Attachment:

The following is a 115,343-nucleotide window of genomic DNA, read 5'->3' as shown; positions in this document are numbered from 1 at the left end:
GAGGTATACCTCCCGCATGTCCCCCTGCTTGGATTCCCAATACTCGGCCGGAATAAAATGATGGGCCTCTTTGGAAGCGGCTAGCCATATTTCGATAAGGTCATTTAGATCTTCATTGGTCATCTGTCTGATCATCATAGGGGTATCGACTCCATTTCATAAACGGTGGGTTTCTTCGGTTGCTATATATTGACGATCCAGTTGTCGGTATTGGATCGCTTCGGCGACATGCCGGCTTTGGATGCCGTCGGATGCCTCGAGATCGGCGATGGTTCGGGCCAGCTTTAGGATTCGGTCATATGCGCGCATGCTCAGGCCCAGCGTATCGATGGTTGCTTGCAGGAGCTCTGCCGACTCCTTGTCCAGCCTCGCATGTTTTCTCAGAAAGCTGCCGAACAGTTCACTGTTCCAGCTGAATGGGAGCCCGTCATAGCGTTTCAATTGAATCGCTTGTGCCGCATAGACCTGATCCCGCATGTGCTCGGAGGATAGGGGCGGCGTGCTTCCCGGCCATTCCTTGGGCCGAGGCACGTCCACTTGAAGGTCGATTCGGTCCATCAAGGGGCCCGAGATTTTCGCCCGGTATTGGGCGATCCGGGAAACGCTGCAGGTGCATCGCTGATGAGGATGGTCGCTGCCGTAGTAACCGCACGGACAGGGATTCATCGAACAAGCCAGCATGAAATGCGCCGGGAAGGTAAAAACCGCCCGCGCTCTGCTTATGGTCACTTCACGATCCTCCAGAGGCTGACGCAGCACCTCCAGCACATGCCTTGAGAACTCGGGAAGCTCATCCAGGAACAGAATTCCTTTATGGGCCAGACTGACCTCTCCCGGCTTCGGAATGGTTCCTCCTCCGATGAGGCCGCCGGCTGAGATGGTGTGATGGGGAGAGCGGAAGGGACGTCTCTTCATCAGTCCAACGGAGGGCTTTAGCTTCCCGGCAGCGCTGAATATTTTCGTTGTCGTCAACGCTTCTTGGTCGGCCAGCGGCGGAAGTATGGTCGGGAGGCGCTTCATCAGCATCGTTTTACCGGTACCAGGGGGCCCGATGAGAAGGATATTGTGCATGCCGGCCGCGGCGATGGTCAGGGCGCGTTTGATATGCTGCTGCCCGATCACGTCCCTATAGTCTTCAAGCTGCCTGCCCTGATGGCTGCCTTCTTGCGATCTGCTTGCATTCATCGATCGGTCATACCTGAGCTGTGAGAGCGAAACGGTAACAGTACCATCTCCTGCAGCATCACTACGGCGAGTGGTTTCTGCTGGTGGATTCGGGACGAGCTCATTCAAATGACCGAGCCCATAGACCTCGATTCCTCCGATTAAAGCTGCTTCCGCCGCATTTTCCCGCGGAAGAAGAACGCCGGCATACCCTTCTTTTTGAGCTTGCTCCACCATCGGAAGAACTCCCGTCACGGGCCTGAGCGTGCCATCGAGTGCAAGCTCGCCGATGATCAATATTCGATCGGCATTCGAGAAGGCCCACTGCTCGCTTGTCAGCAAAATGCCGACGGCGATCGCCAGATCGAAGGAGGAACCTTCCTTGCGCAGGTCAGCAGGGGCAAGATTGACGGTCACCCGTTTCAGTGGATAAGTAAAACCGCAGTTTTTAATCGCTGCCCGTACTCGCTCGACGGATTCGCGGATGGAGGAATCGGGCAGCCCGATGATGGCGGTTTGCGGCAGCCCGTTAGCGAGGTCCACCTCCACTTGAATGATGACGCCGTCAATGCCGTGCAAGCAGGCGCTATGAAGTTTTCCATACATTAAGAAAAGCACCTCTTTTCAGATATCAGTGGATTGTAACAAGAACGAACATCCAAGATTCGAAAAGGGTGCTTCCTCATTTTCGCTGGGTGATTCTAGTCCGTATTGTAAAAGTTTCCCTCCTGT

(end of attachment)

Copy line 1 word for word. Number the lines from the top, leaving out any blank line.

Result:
The following is a 115,343-nucleotide window of genomic DNA, read 5'->3' as shown; positions in this document are numbered from 1 at the left end: